“The women must be silent in the meeting; they are not allowed to speak but must be supportive, as the law also says.14:35If they want to learn anything they must learn from their own husbands at home. For it is vile for a woman to speak in the meeting.”

    14:36What?! Did the Word of God originate with you? Do you really think you are the only ones to whom it was given?14:37Whoever presumes to be a prophet or to be spiritual must realize that what I’m writing to you is a directive from the Master.14:38Whoever is wrong about this is wrong indeed!

    14:39So then, sisters and brothers, be eager to prophesy and do not prevent people from speaking in unknown languages.14:40Yet do everything decently and in order.

    Here is a link to the whole chapter and where you can navigate through the rest of the translation:
    http://bible.fether.net/index.php?book=7&chap=14&pager=en

    I hope this helps with understanding and God bless you all!

    Walter

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    • Paul M. Dohse Sr. said, on November 28, 2019 at 11:21 AM

      Thanks Walter; one must take note of Paul’s imperative that women not speak at all and it is a vile act if they do. That makes no sense at all in a church setting or home fellowship setting where Christians are gathered together. Of course, the church gets its cake and eats it to when they claim this is only talking about the pulpit which wasn’t a mode of teaching during that time to begin with. What’s really going on?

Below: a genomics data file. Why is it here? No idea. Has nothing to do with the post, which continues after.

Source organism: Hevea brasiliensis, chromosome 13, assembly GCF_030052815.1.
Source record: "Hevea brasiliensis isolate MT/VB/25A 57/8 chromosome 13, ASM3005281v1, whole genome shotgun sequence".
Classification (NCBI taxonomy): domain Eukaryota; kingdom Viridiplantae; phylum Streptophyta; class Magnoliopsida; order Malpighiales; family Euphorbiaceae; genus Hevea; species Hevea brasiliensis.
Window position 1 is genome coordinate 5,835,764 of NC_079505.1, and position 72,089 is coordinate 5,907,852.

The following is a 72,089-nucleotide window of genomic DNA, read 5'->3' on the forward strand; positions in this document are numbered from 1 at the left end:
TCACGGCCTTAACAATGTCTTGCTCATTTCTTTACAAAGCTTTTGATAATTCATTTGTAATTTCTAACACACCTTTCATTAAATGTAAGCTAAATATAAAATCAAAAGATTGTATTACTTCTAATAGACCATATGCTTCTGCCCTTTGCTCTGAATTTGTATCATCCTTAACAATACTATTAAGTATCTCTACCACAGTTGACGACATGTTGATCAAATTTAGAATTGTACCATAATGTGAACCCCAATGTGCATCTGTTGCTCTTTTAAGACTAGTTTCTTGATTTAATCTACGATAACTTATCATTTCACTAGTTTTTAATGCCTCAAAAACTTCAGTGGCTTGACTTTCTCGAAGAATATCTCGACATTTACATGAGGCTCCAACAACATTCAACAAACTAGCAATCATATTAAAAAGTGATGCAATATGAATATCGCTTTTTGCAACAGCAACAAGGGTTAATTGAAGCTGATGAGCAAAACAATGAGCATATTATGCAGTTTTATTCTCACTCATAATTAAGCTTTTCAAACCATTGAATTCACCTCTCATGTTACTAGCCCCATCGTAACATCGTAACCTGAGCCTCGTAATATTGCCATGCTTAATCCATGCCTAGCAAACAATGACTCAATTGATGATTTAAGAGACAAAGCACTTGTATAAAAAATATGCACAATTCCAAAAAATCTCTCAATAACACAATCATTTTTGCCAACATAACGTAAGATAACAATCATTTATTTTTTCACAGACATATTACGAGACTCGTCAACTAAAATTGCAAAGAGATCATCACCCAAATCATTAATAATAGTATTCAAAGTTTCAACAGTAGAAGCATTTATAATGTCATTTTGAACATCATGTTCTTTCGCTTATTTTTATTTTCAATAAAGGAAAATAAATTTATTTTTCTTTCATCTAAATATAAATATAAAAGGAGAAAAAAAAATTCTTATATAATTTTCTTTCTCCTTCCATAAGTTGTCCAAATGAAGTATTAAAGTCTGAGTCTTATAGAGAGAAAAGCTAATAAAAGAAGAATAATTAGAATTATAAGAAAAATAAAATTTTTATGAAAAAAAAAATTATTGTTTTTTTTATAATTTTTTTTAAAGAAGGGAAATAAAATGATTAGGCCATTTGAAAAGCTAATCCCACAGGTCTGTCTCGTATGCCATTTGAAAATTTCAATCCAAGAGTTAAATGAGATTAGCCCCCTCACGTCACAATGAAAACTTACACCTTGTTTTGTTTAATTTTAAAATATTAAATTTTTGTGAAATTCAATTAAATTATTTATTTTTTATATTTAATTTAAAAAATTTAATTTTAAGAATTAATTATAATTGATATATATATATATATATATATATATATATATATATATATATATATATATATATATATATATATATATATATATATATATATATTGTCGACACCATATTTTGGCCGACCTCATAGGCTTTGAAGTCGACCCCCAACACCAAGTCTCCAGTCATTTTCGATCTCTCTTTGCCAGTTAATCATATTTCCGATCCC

Like

      • Walter Moss said, on November 29, 2019 at 1:48 PM

        Yes, the “church” today has a perverted doctrine because this was not Paul’s imperative. Paul was quoting them (the Corinthians) and they were quoting the Talmud or the Rabbis. Paul is definitely refuting the idea that women should be silent. As far as what’s really going on is the Rabbis are still in charge of a lot of so-called church organizations in many ways, in my humble opinion.

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  4. Walter Moss said, on November 29, 2019 at 2:27 PM

    My friend Paula has also put together some excellent teachings on YouTube under the channel “Bible Literalist”. Below are links to her teaching on 1 Corinthians, and she does expound upon the popular misinterpretions, particularly those regarding women.

    1 Corinthians, Part 1

    1 Corinthians, Part 2

    1 Corinthians, Part 3

    Like